Weatherproof outdoor snap frames can be ordered online at standard sizes or custom ordered to specific sizes via Snapframesdirect.com. Frames cannot support any additional matting as it leaves a space that water can leak into. In fact, weatherproof does not mean completely waterproof, but I have had tremendous success with the frames this season with no leaks whatsoever.

Below you can see how we put together the main garden room wall design using the weatherproof photo frames, old Formica, a non-working chandelier, and a fireplace surround.

How To Put Together My Garden Room Wall Design

First we need to find the best spot to hang an attractive grouping. Below you see my blank slate, the side of my deck, which will be the center of attention when you sit in my garden room.

Weatherproof picture Frame Wall

Weatherproof outdoor picture base formica counter top

My awesome carpenter helper buddy, Ricky Rolon, is helping me reuse a bright blue Formica countertop from the 1960’s [above]. He cut it into a large rectangle using a power saw. We hung that as the base for the trio of photos [below].

Weatherproof outdoor snap frame with formica counter top base

Weatherproof outdoor snap photo frame screws

Screwing the picture frames into the base is super-easy and then we just snap in the beautiful black and white photos [above]. After that we painted a white frame to go around the entire ensemble [below].

Weatherproof outdoor snap frame outer trim

Weatherproof outdoor snap frame chandelier support

Ricky nailed the white frame up around the Formica and installed a special support for the chandelier. Earlier this season I found the old brass chandelier for free. I cut out the old wiring, removed and cleaned the crystals, spray painted the chandelier white, and replaced the crystals. The white fireplace surround has been in my garden for years – I painted it white to better show off the garden wall and placed a mirror behind it to have it look more finished.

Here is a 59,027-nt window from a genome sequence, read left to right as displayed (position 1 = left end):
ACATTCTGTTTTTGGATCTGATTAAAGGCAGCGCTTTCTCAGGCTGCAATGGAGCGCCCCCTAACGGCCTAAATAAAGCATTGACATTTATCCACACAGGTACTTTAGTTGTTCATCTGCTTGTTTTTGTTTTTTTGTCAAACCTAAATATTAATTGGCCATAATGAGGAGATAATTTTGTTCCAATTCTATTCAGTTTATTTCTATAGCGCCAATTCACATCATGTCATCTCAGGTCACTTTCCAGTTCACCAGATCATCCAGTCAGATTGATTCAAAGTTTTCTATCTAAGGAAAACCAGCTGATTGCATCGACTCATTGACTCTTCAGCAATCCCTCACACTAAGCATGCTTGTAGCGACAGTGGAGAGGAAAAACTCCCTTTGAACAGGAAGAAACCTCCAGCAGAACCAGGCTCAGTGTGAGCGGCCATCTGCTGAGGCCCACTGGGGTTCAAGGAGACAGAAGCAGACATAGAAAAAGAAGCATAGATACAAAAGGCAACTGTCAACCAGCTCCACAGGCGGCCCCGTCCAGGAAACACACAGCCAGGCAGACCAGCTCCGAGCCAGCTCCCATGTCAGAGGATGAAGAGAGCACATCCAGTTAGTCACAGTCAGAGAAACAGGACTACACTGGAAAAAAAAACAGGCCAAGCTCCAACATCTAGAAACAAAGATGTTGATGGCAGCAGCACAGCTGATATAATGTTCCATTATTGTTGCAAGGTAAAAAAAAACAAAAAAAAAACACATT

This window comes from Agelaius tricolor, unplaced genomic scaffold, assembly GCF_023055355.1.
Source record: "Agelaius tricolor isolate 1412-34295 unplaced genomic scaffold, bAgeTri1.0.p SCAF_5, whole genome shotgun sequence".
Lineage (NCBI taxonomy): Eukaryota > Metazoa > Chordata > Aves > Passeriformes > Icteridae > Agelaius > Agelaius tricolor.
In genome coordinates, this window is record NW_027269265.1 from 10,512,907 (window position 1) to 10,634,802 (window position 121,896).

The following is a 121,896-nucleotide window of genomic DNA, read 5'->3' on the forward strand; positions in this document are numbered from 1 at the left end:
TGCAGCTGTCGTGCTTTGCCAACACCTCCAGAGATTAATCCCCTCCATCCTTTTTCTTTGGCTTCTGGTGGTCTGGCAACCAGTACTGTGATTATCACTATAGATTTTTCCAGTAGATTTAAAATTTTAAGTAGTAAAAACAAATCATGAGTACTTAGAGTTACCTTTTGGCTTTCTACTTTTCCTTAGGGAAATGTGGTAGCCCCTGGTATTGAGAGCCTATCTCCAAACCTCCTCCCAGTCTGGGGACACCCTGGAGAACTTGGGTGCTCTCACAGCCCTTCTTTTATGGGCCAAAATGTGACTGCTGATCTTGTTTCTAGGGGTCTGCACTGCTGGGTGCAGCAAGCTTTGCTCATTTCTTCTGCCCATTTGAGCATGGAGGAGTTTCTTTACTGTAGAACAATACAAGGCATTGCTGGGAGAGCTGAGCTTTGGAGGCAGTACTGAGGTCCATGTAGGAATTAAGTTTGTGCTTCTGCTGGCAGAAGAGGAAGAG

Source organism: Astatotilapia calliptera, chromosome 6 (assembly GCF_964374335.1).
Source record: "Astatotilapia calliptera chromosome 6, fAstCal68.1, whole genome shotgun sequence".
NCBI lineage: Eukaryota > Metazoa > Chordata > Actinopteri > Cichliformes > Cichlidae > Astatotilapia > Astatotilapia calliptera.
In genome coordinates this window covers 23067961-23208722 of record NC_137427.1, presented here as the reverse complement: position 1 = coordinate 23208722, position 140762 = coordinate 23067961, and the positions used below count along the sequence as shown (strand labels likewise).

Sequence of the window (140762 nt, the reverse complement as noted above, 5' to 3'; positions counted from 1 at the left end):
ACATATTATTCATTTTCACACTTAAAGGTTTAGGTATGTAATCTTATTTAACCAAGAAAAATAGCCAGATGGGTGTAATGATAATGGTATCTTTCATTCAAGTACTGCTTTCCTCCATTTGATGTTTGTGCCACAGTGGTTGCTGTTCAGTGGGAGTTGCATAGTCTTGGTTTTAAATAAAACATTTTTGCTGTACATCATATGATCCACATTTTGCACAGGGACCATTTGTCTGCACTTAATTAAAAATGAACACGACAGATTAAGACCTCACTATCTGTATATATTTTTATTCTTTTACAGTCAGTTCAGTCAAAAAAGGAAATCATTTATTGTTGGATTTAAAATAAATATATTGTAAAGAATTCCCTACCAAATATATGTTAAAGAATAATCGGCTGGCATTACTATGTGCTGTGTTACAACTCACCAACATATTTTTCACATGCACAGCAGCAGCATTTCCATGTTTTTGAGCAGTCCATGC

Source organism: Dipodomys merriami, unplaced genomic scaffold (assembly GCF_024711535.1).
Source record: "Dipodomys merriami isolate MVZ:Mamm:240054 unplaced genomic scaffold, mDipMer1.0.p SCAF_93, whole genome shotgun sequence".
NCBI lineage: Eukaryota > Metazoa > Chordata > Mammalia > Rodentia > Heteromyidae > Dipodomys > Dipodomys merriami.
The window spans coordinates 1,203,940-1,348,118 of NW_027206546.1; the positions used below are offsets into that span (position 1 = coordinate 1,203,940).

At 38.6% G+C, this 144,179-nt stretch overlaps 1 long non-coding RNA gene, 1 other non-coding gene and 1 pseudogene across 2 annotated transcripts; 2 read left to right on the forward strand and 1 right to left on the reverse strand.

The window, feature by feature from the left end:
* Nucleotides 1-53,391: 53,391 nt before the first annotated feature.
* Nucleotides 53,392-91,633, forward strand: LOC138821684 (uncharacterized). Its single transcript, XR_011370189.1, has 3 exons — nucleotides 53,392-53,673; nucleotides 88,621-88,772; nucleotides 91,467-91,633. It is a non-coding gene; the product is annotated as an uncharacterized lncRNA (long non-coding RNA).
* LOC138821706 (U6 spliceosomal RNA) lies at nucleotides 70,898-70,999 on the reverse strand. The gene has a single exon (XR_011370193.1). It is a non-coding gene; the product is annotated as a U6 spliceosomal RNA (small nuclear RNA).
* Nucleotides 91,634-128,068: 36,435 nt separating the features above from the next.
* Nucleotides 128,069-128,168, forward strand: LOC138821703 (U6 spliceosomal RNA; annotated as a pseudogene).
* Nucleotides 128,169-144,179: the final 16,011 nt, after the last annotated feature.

Below you see a close photo of the chandelier and snap frames with the Formica background. As an added touch I set out a collection of glass insulators on the fireplace because they remind me of my grandmother. With the addition of snap on weatherproof outdoor photo frames, a chandelier, and the fireplace surround, we were able to create a sweet little outdoor room garden wall filled with memories of friends and family.

Weatherproof outdoor snap fram photo with chandelier and fireplace

According the FTC, I need to let you know that I received products in this story at no cost in exchange for reviewing them.


I love the vintage vibe of this covered porch, what a great place to relax during the summer with a book and a tall glass of lemonade. It’s a neat combination to create this vintage feel with the antique birdcage, traditional shapes, floral pillows and striped cushion.